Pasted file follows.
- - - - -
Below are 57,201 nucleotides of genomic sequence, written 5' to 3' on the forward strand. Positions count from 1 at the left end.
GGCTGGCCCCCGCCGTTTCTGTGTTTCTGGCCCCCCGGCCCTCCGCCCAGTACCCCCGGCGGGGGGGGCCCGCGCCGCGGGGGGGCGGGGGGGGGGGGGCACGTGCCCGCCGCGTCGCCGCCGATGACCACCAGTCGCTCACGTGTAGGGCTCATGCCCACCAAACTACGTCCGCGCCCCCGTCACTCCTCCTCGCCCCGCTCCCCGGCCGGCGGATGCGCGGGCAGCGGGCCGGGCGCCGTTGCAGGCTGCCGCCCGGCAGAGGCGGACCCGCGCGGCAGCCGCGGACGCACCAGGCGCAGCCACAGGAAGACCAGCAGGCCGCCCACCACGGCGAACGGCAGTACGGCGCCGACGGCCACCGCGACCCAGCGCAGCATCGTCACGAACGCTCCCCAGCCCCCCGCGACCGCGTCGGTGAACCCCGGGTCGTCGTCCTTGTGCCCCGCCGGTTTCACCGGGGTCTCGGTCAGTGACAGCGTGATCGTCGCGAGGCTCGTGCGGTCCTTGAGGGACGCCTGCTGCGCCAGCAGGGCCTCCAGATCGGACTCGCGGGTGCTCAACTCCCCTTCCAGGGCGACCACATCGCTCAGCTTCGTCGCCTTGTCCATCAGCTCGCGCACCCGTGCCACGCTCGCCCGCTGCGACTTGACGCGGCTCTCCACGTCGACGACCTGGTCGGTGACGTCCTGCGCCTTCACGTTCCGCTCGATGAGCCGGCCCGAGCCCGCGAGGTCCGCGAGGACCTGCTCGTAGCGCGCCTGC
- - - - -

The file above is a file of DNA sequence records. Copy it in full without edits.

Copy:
Below are 57,201 nucleotides of genomic sequence, written 5' to 3' on the forward strand. Positions count from 1 at the left end.
GGCTGGCCCCCGCCGTTTCTGTGTTTCTGGCCCCCCGGCCCTCCGCCCAGTACCCCCGGCGGGGGGGGCCCGCGCCGCGGGGGGGCGGGGGGGGGGGGGCACGTGCCCGCCGCGTCGCCGCCGATGACCACCAGTCGCTCACGTGTAGGGCTCATGCCCACCAAACTACGTCCGCGCCCCCGTCACTCCTCCTCGCCCCGCTCCCCGGCCGGCGGATGCGCGGGCAGCGGGCCGGGCGCCGTTGCAGGCTGCCGCCCGGCAGAGGCGGACCCGCGCGGCAGCCGCGGACGCACCAGGCGCAGCCACAGGAAGACCAGCAGGCCGCCCACCACGGCGAACGGCAGTACGGCGCCGACGGCCACCGCGACCCAGCGCAGCATCGTCACGAACGCTCCCCAGCCCCCCGCGACCGCGTCGGTGAACCCCGGGTCGTCGTCCTTGTGCCCCGCCGGTTTCACCGGGGTCTCGGTCAGTGACAGCGTGATCGTCGCGAGGCTCGTGCGGTCCTTGAGGGACGCCTGCTGCGCCAGCAGGGCCTCCAGATCGGACTCGCGGGTGCTCAACTCCCCTTCCAGGGCGACCACATCGCTCAGCTTCGTCGCCTTGTCCATCAGCTCGCGCACCCGTGCCACGCTCGCCCGCTGCGACTTGACGCGGCTCTCCACGTCGACGACCTGGTCGGTGACGTCCTGCGCCTTCACGTTCCGCTCGATGAGCCGGCCCGAGCCCGCGAGGTCCGCGAGGACCTGCTCGTAGCGCGCCTGC